Bryan Kohberger: Suspect in the Idaho college student killings plans to waive extradition hearing, attorney says



CNN

The suspect in the murders of four University of Idaho students plans to waive his extradition hearing this week, his lawyer said, to expedite his return to the Gem State, where he faces four counts of first-degree murder .

Bryan Christopher Kohberger is “struck a little bit,” Jason LaBar, the chief public defender of Monroe County, Pennsylvania, told CNN Saturday, a day after the 28-year-old was arrested in his home state on charges related to the fatal stabbing. Kaylee Goncalves, 21; Madison Mogen, 21; Xana Kernodle, 20; and Ethan Chapin, 20. He also faces a felony burglary charge, according to Latah County, Idaho, Prosecutor Bill Thompson.

LaBar did not discuss the murder case with the suspect when they spoke for about an hour Friday afternoon, the attorney said, adding that there were no probable cause documents related to him and that he is only representing Kohberger in the issue of extradition, said the attorney. attorney called “formality.”

“It’s a procedural issue, and really all the Commonwealth here has to do is prove that he looks like him or that he’s the person that the warrant is out for and that he was in the area at the time of the crime,” LaBar said .

Obviously it was an easy decision to waive the extradition hearing that was set for Tuesday,” LaBar said, “because he doesn’t dispute that it’s Bryan Kohberger.”

In a statement, LaBar emphasized that his client is presumed innocent until proven guilty, saying, “Mr. Kohberger is eager to be exonerated of these charges and looks forward to resolving these matters as soon as possible.” as soon as possible.”

The arrest of the suspect – a PhD student in Washington State University’s Department of Criminal Justice and Criminology, the school confirmed – comes nearly seven weeks after the stabbing victims were found in an off-campus home on November 13. Since then, investigators say they have conducted more than 300 interviews and scoured about 20,000 tips.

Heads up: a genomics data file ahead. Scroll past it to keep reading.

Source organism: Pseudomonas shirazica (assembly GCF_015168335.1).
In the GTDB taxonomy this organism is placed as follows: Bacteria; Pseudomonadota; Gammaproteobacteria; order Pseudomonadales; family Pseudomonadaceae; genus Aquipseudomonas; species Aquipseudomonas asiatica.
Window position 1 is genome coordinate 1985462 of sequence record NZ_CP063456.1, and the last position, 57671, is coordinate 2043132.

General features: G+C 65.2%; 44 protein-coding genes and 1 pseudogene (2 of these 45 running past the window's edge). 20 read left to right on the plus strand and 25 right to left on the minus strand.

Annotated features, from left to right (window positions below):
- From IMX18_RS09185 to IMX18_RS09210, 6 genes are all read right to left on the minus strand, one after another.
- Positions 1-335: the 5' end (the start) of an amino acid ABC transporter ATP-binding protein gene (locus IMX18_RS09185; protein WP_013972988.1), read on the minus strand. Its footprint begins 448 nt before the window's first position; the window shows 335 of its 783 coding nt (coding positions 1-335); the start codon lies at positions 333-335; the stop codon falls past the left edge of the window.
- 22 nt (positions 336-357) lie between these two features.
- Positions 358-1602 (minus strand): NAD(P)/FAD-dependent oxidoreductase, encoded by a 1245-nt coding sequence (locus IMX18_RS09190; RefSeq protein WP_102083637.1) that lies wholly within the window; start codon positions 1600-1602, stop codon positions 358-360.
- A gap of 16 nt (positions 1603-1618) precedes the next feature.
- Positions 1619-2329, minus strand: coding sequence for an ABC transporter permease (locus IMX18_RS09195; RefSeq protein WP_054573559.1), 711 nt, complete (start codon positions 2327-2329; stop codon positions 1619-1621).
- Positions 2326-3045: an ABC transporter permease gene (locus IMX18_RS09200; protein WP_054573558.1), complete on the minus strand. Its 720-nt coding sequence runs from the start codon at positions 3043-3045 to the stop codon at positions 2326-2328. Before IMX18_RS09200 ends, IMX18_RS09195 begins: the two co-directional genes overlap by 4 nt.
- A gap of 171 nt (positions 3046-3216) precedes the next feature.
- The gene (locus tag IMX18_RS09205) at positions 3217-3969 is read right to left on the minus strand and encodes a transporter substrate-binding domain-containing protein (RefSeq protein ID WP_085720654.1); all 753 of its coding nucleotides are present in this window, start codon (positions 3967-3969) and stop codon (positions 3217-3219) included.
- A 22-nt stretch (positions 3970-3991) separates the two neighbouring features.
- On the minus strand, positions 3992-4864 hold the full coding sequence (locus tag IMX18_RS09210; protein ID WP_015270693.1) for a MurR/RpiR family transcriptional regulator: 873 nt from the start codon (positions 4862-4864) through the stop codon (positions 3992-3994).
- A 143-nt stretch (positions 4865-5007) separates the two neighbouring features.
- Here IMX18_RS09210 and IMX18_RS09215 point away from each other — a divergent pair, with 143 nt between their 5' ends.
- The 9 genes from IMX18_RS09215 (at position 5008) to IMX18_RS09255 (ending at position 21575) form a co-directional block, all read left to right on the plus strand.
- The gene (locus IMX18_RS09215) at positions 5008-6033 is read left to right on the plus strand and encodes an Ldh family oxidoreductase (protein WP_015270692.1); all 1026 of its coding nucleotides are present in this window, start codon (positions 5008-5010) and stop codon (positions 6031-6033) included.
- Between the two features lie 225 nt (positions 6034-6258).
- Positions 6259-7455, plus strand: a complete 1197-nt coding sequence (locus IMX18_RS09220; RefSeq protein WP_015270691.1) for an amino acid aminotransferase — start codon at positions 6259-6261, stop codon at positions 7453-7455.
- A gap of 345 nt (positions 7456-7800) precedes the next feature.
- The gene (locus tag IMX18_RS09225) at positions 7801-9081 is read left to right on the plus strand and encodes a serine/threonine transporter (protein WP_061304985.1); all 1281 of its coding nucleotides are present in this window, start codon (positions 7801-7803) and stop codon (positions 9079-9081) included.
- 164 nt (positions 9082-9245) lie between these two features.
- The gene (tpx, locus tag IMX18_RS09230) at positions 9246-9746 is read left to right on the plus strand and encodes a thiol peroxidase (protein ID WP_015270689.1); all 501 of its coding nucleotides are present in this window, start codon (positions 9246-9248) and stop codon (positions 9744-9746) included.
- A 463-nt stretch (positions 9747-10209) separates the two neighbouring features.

But the authorities are still not determined to confirm the suspect’s motive, or even if he knew the victims, whose deaths shocked the college community and the city of Moscow. The murder weapon has also not been found, Moscow Police Chief James Fry said on Friday.

The town where four University of Idaho students were killed in the early morning of November 13th.

In the weeks since the killings, some members of the public have become frustrated because investigators have yet to offer a complete story about how the night unfolded. Authorities have released limited details, including the activities of the victims before the attacks and the people they have ruled out as suspects.

Fry told reporters Friday that state law limits the information authorities can release before Kohberger makes an initial appearance in an Idaho court. The probable cause affidavit — which details the factual basis of Kohberger’s charges — is sealed until the suspect is in Latah County and an Idaho arrest warrant has been served on him, Thompson said.

Investigators honored Kohberger as a suspect through DNA evidence and confirmation that he was the owner of a white Hyundai Elantra seen near the crime scene, according to two law enforcement sources briefed on the investigation. Authorities say he lived just minutes from the site of the stabbing.

He drove cross-country in a white Hyundai Elantra and arrived at his parents’ home in Pennsylvania around Christmas, according to a law enforcement source. Authorities began tracking him at some point during his trip east of Idaho.

An FBI surveillance team tracked him for four days before his arrest and law enforcement worked with prosecutors to develop enough probable cause to obtain a warrant, the two law enforcement sources said.

Genetic genealogical techniques were used to link Kohberger to unidentified DNA evidence, another source with knowledge of the case told CNN. The DNA was run through a public database to find possible matches for family members, and subsequent investigative work by law enforcement identified him as the suspect, the source said.

LaBar testified that Kohberger, along with his father, drove from Idaho to Pennsylvania to celebrate the holidays with his family. A white Hyundai Elantra was found at his parents’ home, LaBar said, where authorities arrested Kohberger early Friday.

LaBar was unsure how quickly his client would be returned to Idaho after waiving his extradition motion at Tuesday’s hearing, saying it would be based on authorities. But LaBar expected Kohberger to be returned to Idaho within 72 hours of departure.

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